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News Flash: Aristotle, Euclid, Newton, Einstein were all wrong
This article appeared in The Sydney Business Review on 15 March, 1995
Some authors write about other universes where you can travel through time and faster than the speed of light. Their works appear in paperback books with lurid covers. They know that what they write is fantasy, and they call their literary genre "science fiction".
Another group also writes about universes where the laws of logic, mathematics, physics and causality are different to our own. They write in respectable newspapers and magazines and they appear on television current affairs shows. They apparently believe in the reality of the universes they describe. They are called "economists".
Interest rates and the CPI
Before the last CPI figures were announced there was speculation that the Reserve Bank might have to raise interest rates to dampen inflation if it was too high. A major component of the CPI is mortgage interest. Therefore, the way to reduce the size of a total is to increase something which adds to that total.
If you heard that A÷U=.774, then later you were told that this had changed to A÷U=.748, you would probably be surprised that the change was because U was less but A had remained the same. A statistician would be surprised to find that while U and A were independent (A is actually always 1), the ratio A:U is strongly correlated with both U÷M and A÷M. You may like to find different values for each of A, U and M which satisfy the equation A÷U = U÷M = A÷M. (The special case A=U=M is called an "Exchange Rate Mechanism" or dirty float.)
Physicists and weather forecasters think that there are inherent uncertainties in nature, but Voyager found Neptune after about 10 years travel and we usually know what to wear next weekend. The economist's universe is a precision machine where you set the levers and can accurately predict the outcome. This is why it has been so easy for Western countries to reduce unemployment. Unfortunately, it is not yet possible to predict movement on the Australian stock exchange when there is a public holiday in the US, because "we are waiting for a lead from Wall Street".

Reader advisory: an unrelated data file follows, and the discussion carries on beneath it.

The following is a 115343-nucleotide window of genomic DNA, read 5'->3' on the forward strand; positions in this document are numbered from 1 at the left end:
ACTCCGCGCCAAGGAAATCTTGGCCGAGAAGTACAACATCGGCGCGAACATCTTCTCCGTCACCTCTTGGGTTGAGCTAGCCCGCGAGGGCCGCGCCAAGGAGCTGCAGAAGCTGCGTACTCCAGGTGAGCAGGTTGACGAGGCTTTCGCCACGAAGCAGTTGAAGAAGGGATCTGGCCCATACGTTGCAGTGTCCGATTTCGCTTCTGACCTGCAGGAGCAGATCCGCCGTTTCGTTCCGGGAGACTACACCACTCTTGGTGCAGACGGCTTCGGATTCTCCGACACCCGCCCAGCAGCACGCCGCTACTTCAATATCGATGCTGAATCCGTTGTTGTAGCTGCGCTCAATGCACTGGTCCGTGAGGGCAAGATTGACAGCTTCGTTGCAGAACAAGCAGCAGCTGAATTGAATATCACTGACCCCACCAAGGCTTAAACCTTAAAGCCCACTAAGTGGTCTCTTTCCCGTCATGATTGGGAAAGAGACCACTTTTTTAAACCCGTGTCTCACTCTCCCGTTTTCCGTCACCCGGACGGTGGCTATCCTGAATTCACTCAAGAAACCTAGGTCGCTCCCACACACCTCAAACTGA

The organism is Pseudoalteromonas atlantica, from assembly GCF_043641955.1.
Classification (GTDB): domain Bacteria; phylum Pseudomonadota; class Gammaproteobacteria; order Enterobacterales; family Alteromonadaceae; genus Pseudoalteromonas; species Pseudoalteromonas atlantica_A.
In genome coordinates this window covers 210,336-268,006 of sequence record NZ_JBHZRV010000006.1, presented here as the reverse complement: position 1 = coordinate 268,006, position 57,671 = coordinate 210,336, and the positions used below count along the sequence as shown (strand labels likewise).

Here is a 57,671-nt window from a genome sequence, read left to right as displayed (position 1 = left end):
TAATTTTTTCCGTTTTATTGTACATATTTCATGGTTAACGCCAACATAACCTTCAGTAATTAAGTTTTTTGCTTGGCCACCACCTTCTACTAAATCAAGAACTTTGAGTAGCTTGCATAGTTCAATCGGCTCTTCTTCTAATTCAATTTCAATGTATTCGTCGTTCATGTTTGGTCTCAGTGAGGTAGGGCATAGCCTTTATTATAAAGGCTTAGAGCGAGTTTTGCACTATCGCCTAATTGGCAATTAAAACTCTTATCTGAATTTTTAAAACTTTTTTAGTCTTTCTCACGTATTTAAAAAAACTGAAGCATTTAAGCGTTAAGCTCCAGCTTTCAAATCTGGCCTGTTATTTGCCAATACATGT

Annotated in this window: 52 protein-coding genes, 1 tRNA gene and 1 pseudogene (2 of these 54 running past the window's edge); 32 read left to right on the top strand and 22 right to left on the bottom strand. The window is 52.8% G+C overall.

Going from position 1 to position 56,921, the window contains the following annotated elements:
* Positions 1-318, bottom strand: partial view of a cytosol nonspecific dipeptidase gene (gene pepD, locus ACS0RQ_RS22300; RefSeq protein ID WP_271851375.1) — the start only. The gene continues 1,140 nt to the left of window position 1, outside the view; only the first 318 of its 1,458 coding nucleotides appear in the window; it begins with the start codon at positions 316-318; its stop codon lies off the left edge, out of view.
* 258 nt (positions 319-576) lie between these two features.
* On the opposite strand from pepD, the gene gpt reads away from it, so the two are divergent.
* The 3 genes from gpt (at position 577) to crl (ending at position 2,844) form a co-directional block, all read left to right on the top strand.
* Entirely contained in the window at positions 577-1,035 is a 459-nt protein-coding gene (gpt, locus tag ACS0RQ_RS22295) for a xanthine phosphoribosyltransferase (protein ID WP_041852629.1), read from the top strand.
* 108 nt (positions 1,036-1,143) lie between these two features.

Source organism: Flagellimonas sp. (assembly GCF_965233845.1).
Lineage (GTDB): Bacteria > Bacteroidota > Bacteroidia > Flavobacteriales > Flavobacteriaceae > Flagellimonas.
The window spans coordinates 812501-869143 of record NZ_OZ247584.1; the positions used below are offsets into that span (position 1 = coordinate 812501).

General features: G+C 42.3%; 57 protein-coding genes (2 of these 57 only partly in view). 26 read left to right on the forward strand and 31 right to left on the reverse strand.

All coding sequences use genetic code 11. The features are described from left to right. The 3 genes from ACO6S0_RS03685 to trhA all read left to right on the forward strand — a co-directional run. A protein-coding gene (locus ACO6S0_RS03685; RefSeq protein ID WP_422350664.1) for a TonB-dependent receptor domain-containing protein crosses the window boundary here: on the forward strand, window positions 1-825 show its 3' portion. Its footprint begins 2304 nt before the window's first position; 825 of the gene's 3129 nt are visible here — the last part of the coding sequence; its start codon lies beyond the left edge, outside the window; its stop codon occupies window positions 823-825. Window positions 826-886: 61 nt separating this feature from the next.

Most people believe that the world is round, and geometry tells us that a figure on the surface will have a slight curvature. Economists believe in something called the "level playing field", which is a plane. As it is not possible to mark out a plane on the surface of a sphere, economists must think that the earth is flat. On this "level playing field", all values are equal. Thus 15% tariff on Proton cars from Malaysia is equal to 300% on Commodores going the other way, and 5% duty on Thai prawns is equal to 30% on Australian beef.
Growth is good and bad
If South Korea grows at 6.7% per year it becomes a Tiger of Asia and an economic miracle. If Australia grows at 6.4% it requires interest rate rises to control the unsustainable overheating. As both are true at the same time, economists have redefined formal logic. Last year, stupid Australians kept building houses and their silly bosses increased business investment by 33.8%. It's just as well we have economists to tell us to raise interest rates again or we might overheat to the point where our children have jobs and our balance of trade goes positive.
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